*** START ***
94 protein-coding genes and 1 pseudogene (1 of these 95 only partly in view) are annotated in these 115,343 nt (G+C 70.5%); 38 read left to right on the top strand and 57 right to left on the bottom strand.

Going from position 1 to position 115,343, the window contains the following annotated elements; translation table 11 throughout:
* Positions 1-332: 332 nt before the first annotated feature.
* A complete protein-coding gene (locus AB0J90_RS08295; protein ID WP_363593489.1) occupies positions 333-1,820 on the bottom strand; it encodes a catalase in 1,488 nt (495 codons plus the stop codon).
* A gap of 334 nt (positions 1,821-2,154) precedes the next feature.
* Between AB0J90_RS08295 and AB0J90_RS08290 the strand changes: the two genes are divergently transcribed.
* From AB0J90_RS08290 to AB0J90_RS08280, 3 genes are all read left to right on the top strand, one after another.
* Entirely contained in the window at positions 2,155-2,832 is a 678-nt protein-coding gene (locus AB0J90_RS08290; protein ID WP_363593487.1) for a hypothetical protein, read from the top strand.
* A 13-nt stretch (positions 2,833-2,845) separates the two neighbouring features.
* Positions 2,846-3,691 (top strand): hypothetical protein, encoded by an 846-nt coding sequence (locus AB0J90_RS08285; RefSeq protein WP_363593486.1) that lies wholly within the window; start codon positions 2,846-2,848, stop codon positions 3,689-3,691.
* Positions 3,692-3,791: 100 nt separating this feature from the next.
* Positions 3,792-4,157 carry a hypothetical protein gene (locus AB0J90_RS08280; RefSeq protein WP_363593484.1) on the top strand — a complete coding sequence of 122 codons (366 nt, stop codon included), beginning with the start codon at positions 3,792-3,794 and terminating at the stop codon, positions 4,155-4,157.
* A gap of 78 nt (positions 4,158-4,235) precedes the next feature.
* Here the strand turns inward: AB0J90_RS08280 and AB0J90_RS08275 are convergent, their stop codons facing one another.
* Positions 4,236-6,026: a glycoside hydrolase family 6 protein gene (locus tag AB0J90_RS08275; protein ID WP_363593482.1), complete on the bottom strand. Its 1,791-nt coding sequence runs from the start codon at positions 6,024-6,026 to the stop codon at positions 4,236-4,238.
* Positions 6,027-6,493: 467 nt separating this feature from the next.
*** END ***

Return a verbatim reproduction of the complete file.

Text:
94 protein-coding genes and 1 pseudogene (1 of these 95 only partly in view) are annotated in these 115,343 nt (G+C 70.5%); 38 read left to right on the top strand and 57 right to left on the bottom strand.

Going from position 1 to position 115,343, the window contains the following annotated elements; translation table 11 throughout:
* Positions 1-332: 332 nt before the first annotated feature.
* A complete protein-coding gene (locus AB0J90_RS08295; protein ID WP_363593489.1) occupies positions 333-1,820 on the bottom strand; it encodes a catalase in 1,488 nt (495 codons plus the stop codon).
* A gap of 334 nt (positions 1,821-2,154) precedes the next feature.
* Between AB0J90_RS08295 and AB0J90_RS08290 the strand changes: the two genes are divergently transcribed.
* From AB0J90_RS08290 to AB0J90_RS08280, 3 genes are all read left to right on the top strand, one after another.
* Entirely contained in the window at positions 2,155-2,832 is a 678-nt protein-coding gene (locus AB0J90_RS08290; protein ID WP_363593487.1) for a hypothetical protein, read from the top strand.
* A 13-nt stretch (positions 2,833-2,845) separates the two neighbouring features.
* Positions 2,846-3,691 (top strand): hypothetical protein, encoded by an 846-nt coding sequence (locus AB0J90_RS08285; RefSeq protein WP_363593486.1) that lies wholly within the window; start codon positions 2,846-2,848, stop codon positions 3,689-3,691.
* Positions 3,692-3,791: 100 nt separating this feature from the next.
* Positions 3,792-4,157 carry a hypothetical protein gene (locus AB0J90_RS08280; RefSeq protein WP_363593484.1) on the top strand — a complete coding sequence of 122 codons (366 nt, stop codon included), beginning with the start codon at positions 3,792-3,794 and terminating at the stop codon, positions 4,155-4,157.
* A gap of 78 nt (positions 4,158-4,235) precedes the next feature.
* Here the strand turns inward: AB0J90_RS08280 and AB0J90_RS08275 are convergent, their stop codons facing one another.
* Positions 4,236-6,026: a glycoside hydrolase family 6 protein gene (locus tag AB0J90_RS08275; protein ID WP_363593482.1), complete on the bottom strand. Its 1,791-nt coding sequence runs from the start codon at positions 6,024-6,026 to the stop codon at positions 4,236-4,238.
* Positions 6,027-6,493: 467 nt separating this feature from the next.